What is Your Time Worth?… Each Minute?



Two weeks ago, I gave a speech at a conference given at Esther Muller’s Continuing Education Academy. One of the several traits I discussed, when talking about habits of top brokers, was time management. That single topic produced the most interest and subsequent follow-up emails from those in attendance. I think this is a result of the general tendency of brokers to feel overwhelmed, too busy and not having enough time to get done all that they would like to.

I have always said, as brokers, all we have is our time and our knowledge (I would also argue that our relationships are a third, but that is another topic for another day). We can always increase, and enhance, our knowledge base by reading, speaking to other professionals and attending any of the many conferences, seminars and summits that organizations produce. But when it comes to time, we cannot produce more of it. We can only use the time we have more efficiently and effectively.

The best way to use your time most effectively is to prioritize your tasks and organize your day. If you have been in business for more than a couple of years, you probably have enough tasks you would like to do to keep you busy 24 hours a day, seven days a week, and you would still never get everything done. So, how do you prioritize your tasks and organize your day?

The first thing to do is to create a list of the tasks you think you need to get done, also known as a “to do” list. After you have listed all of these things, the list should be reviewed and broken down into three categories: 1) What you must do, 2) What you can delegate to others and 3) What you shouldn’t do.

Of the tasks you must do, it is often said that the thing to do first is the most important thing. However, the item I like to do first is the important one that I least want to do. Often, we procrastinate doing the tasks we don’t enjoy. If we procrastinate, these things hang over our heads, and this cloud limits the enjoyment we get out of tasks we like. So of all of the most important things you need to do, select the one you like doing least, get it done and then move onto the other important things. You will feel great about the rest of the day.

Delegating tasks is a critical skill of the most successful folks in our industry. You simply cannot do everything yourself, so surround yourself with a great team. Then figure out what tasks only you can do and have team members do the rest. In the early years at Massey Knakal, Paul and I would do everything. It wasn’t until we hired other senior level management professionals that the company really started to gain significant traction in the market. Today, there are individual brokers who are similarly building teams around them to maximize their growth and potential.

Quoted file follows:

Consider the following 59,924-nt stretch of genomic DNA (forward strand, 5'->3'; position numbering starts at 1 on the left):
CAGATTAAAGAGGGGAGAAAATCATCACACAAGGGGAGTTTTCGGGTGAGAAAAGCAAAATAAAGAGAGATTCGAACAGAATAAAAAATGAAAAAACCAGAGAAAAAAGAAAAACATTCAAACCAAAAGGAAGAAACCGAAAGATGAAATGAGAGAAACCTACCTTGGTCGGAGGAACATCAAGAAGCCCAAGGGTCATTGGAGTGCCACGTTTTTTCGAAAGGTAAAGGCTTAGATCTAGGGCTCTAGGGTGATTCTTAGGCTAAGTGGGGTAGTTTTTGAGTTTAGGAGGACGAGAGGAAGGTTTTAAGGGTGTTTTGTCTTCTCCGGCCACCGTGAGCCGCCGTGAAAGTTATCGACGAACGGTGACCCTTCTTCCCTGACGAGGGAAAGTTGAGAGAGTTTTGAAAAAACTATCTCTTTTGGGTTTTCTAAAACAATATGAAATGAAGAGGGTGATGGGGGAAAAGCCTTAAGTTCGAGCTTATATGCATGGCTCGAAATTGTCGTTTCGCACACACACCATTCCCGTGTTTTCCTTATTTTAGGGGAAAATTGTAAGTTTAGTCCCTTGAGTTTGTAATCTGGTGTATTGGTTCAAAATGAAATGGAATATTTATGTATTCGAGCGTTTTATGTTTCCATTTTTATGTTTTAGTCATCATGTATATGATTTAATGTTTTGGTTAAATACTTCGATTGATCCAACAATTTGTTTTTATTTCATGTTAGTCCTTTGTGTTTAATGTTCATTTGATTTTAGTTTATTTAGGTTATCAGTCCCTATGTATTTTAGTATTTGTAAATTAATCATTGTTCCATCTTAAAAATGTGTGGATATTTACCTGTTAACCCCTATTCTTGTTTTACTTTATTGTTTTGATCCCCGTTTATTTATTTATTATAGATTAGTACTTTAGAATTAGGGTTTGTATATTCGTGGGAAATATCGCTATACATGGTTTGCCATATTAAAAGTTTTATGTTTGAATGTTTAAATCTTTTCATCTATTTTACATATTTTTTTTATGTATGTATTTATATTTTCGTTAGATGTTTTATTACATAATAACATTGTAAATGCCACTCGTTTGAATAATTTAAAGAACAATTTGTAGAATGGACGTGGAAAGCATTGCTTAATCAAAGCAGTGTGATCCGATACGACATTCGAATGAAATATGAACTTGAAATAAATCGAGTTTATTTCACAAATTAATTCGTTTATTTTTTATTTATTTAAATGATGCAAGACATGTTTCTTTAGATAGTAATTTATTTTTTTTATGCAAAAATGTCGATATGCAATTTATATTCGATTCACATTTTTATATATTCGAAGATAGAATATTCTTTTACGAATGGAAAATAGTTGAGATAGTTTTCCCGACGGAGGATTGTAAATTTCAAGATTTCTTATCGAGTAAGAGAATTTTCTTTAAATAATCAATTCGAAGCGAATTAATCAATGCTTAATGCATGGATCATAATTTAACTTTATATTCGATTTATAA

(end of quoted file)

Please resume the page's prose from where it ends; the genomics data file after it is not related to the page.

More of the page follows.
Learning to say “no” to things you shouldn’t do is more difficult that it might appear. (For me, it took a lot of work to learn to say no.) Harvard professor, William Ury, wrote a great book called, The Power of a Positive No, in which he says that no is perhaps the most important and powerful word in language (read this book—it is great!). Learn to say no!

Another great tip for time management is to get an early start. It is important to get enough sleep, but getting an early start to the day makes us much more productive.

It is also important to understand that multitasking is a fallacy. We cannot do several things at once. We must devote our entire focus to the task at hand. In order to do this, we must minimize distractions and create time limits for each task.

Managing your emails is also a great way to save time. Although people expect responses to emails instantaneously, only look at email a few times per day or you could literally spend all day responding to email. Or better yet, have someone else monitor your email account and bring the most urgent emails to your attention (this is a great task to delegate). This technology is great but also potentially overwhelming.

Lastly, figure out what your time is actually worth. And by that, I mean what each minute of your time is worth. Here’s how: let’s say a broker makes $1 million per year. Let’s assume she works 12 hours per day (half a day—12 hours out of 24—is all that is needed to succeed in commercial brokerage) each weekday plus five hours over the weekend. That is 65 hours per week. Let’s also assume she takes six weeks of vacation per year. That means she works 65 hours per week multiplied by 46 weeks, or 2,990 hours per year; $1 million divided by 2,990 hours means she earns $334.45 per hour. Divide this by 60, and she earns about $6 per minute. So if this broker wants to spend just 15 minutes on something, it “costs” her nearly $100. If you value your time this way, others will do the same.

When it comes to time management, it is important to remember that everyone has the same amount of time, and those that are the most successful are likely using their time more effectively than others. They also value their time immensely and look at how they spend each minute. Following some of these tips will help you get more out of each day.

 




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